Lindsay Lohan made her much-anticipated stage debut in a London revival of David Mamet's 1988 play, "Speed-the-Plow," on Thursday night (October 2). So, how did she do?
Although those early reviews from last week sounded anything but promising, her performance as Karen on opening night drew a much more positive consensus from the critics, even if they couldn't say the same about the Lindsay Posner-directed Playhouse Theatre Production as a whole. Here's what they had to say.
I know who slayed me.
"Lindsay Lohan gives a perfectly creditable performance in this revival of David Mamet’s acerbic, anti-Hollywood satire. Whatever her colourful past, Lohan brings on stage a quality of breathless naivety that is far and away the most interesting thing in Lindsay Posner’s otherwise tame, under-powered revival." -- Michael Billington, The Guardian
(It was Lindsay.)
"She has real presence as a gauche, husky-voiced operator who keeps you guessing as to how far she goes around using her idealistic naivete and wide-eyed questions ("Does it have to be like this?") as a stalking horse for naked ambition." -- Paul Taylor, The Independent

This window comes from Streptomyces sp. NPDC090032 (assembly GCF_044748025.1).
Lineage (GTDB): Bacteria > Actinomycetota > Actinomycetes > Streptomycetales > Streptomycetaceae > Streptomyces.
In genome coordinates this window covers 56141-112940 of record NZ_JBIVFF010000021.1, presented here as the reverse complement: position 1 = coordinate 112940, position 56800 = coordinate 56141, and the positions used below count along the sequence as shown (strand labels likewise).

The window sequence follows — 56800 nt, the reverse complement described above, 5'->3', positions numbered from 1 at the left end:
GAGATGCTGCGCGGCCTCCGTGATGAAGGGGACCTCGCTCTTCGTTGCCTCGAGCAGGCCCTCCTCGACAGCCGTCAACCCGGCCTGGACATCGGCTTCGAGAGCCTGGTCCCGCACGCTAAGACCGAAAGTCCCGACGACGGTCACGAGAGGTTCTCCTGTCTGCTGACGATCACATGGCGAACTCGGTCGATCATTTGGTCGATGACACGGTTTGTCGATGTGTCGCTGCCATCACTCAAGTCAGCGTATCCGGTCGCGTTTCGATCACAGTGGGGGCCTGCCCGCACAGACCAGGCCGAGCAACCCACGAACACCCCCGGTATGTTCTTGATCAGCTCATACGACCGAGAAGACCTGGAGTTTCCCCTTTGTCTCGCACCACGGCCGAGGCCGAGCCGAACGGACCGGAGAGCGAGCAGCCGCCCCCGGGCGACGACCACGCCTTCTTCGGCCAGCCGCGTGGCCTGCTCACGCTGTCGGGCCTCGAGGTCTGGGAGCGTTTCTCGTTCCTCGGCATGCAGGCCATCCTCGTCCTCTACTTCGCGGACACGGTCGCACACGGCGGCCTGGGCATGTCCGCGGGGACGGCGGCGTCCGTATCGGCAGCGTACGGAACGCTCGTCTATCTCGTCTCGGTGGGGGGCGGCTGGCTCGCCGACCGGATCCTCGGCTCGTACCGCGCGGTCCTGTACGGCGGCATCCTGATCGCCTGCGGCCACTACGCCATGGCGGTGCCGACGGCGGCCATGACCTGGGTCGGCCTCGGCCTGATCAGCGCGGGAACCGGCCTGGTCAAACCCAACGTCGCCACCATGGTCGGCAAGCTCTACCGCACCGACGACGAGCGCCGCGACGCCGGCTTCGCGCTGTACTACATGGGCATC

Though her performance could've been stronger...
"Lindsay Lohan, that notably notorious American actress and the most gossiped-about celebrity invitee to London's theatreland in ages, made her stage debut with a surprising -- and smouldering -- degree of style... Yes, her flat delivery needs more work, but so does the rest of the show." -- Dominic Cavendish, The Telegraph
...And a little more personal (raw).
"Far from being the train wreck that's been gleefully predicted, Lindsay Lohan's theatre debut is competent -- without being exciting. She has the smallest of the three roles in this revival of David Mamet's Hollywood satire, and while there's nothing here to suggest a stellar future on the stage, the sceptics who've been dying to see Lohan fall on her face will be disappointed." -- Henry Hitchings, The London Evening Standard
One critic called Lohan's casting "a travesty."
"Miss Lohan last night forgot her lines once. That did not really matter. Her acting is that of a not specially gifted schoolgirl. I do not blame her. At least she had a bash. At least she tried her very best. But she should never have been thus exposed. Acting on the West End is no joke.
"The villains of this piece are the stage professionals who have sold their art for a potage of notoriety... Director Lindsay Posner should be ashamed of himself. Mr Schiff looked sheepish at the curtain. This was a travesty of art. Poor Lindsay." -- Quentin Letts, The Daily Mail
OK, Daily Mail, we get it.